Best camping equipment for your dog - Saluki Dog

Best camping equipment for your dog

Are you going camping with your dog? Whether you are an experienced outdoorsman or a beginner trying out this fun seasonal hobby for the first time, there are many items you should plan for your dog.

From safety essentials like a first aid kit and all-weather tarp to wearables like socks and backpacks, check out our gallery for suggestions to add to your camping packing list.

Identity and Temporary Marks

Correct identification is important when your dog is at home and perhaps even more important when camping. Make sure your dog tags list your current cell phone number and consider getting a chip for an extra layer of protection. Get a temporary tag to add to your dog’s collar that displays the name of the park where you will be camping, the number of your assigned camp site, and, if you’re out in the wild, the phone numbers of the nearest ranger station.

Short and long handlebars

Packing the correct types of leashes will help keep your dog safe on your journey. Bring a short, non-retractable leash to keep your dog close to you on walks, especially if the place you’re camping is heavily wooded — you don’t want the leash wrapped around trees, points out Dr. Sarah Wootten. If you are going to be camping on a more open sweep, trainer Mikkel Becker recommends setting a long line to allow dogs more freedom in a controlled manner.


Dr. Wootten also says he brings an all-weather tarp (like this inexpensive option from REI) to put under your dog’s bed in the tent. Lying on the floor is a recipe for your dog to quickly lose body heat on the floor, threatening hypothermia. If your dogs are used to sleeping in their crate, consider bringing them into the tent to keep them in the tent.

Collapsible water bowl

A collapsible water bowl (like this one from Kurgo) can come in handy if you have limited packing space or if you’re just carrying a small bag on a trip. Along with a bowl, bring fresh water, foods and nutritional dishes. Pro tip: We always pack the Frisbee, which doubles as fun toys and a shallow makeshift water bowl!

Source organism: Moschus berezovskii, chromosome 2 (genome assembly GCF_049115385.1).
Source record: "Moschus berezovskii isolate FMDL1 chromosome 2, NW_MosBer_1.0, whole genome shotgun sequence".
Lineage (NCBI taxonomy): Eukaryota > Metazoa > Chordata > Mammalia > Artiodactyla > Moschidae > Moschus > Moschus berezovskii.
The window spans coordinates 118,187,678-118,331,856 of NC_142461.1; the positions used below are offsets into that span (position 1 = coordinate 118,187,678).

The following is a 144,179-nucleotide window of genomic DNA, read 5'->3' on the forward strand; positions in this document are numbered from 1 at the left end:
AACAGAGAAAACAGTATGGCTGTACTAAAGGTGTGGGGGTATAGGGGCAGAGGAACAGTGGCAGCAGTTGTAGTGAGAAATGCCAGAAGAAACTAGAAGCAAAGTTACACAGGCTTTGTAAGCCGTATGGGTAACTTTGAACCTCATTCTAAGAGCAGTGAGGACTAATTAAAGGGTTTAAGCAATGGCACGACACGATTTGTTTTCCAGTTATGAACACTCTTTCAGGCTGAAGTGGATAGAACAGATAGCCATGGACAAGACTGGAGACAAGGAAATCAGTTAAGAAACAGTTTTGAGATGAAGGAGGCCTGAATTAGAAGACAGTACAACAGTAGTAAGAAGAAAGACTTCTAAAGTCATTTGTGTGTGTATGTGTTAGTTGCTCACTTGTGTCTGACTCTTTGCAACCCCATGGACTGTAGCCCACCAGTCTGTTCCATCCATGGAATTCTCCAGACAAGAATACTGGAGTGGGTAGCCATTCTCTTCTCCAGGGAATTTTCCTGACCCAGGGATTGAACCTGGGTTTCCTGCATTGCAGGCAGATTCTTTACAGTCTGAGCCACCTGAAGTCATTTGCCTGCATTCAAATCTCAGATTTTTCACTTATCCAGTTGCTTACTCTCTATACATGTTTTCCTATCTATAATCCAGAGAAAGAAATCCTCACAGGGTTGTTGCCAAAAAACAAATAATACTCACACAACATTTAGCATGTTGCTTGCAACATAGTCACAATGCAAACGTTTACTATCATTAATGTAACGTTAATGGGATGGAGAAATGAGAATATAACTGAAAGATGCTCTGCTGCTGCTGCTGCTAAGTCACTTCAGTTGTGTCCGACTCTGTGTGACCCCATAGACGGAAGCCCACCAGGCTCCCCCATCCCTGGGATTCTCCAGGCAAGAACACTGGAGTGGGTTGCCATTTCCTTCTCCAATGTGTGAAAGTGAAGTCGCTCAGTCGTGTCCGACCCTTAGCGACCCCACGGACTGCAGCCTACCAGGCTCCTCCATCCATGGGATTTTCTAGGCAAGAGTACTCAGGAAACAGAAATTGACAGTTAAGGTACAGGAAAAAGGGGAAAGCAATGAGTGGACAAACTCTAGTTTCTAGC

first aid bag

We bet you’ve already put together a first aid kit for yourself, so go the extra mile and pack some essentials for your dog, too. Among the items that you should always have on hand are bandages, butterfly closures, waterproof surgical tape, gauze yards, forceps, and hydrogen peroxide. Check out Dr. Woten’s advice on what to pack in a dog’s first aid kit.


Dog socks, like this collection from Ruffwear, check out the Fashion and Function crates. They are designed for instagram loving campers, but more importantly they protect dogs feet from burrs, rocks and any other sharp edges that could cut their paw pads. They are great for camping and hiking in the warmer months and to protect your pup’s feet from snow and winter defrosting chemicals.


A comb is something you might not think of packing until you’re on a camping trip and desperately need it. Slide them into your bag, so you can easily remove the burrs, leaves, and other types of camp site “décor” that will inevitably get stuck in your dog’s fur.

And while we’re on the topic of things your dog can get while camping, we’d be remiss if we didn’t mention fleas and ticks. Always apply or use your favorite flea and tick before leaving. It’s also a smart idea to pack a flea comb, so you can easily look for fleas when camping. And while you’re at it, look out for your dog as well, being sure to look at warm areas such as the skin folds, under the arms and ears, and between the toes. Pack a tick remover as well so that you can remove any tags you might find.


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